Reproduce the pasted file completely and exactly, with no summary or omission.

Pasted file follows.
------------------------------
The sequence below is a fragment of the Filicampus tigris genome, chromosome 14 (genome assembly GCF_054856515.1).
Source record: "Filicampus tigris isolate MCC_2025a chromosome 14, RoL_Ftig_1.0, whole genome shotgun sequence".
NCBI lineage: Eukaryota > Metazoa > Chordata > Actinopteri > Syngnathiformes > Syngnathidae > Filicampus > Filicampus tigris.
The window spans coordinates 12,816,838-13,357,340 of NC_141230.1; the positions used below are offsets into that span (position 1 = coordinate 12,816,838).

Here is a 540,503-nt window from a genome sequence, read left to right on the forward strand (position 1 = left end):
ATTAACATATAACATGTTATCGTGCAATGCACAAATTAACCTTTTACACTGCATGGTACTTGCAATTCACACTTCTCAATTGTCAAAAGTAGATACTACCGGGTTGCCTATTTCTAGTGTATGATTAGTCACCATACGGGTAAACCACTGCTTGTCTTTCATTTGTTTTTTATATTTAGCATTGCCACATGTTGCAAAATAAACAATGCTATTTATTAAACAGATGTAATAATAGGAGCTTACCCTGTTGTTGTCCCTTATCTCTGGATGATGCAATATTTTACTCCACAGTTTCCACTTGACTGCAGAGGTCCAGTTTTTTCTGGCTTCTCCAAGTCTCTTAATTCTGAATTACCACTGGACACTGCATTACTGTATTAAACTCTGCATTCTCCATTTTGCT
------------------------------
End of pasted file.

The sequence below is a fragment of the Filicampus tigris genome, chromosome 14 (genome assembly GCF_054856515.1).
Source record: "Filicampus tigris isolate MCC_2025a chromosome 14, RoL_Ftig_1.0, whole genome shotgun sequence".
NCBI lineage: Eukaryota > Metazoa > Chordata > Actinopteri > Syngnathiformes > Syngnathidae > Filicampus > Filicampus tigris.
The window spans coordinates 12,816,838-13,357,340 of NC_141230.1; the positions used below are offsets into that span (position 1 = coordinate 12,816,838).

Here is a 540,503-nt window from a genome sequence, read left to right on the forward strand (position 1 = left end):
ATTAACATATAACATGTTATCGTGCAATGCACAAATTAACCTTTTACACTGCATGGTACTTGCAATTCACACTTCTCAATTGTCAAAAGTAGATACTACCGGGTTGCCTATTTCTAGTGTATGATTAGTCACCATACGGGTAAACCACTGCTTGTCTTTCATTTGTTTTTTATATTTAGCATTGCCACATGTTGCAAAATAAACAATGCTATTTATTAAACAGATGTAATAATAGGAGCTTACCCTGTTGTTGTCCCTTATCTCTGGATGATGCAATATTTTACTCCACAGTTTCCACTTGACTGCAGAGGTCCAGTTTTTTCTGGCTTCTCCAAGTCTCTTAATTCTGAATTACCACTGGACACTGCATTACTGTATTAAACTCTGCATTCTCCATTTTGCT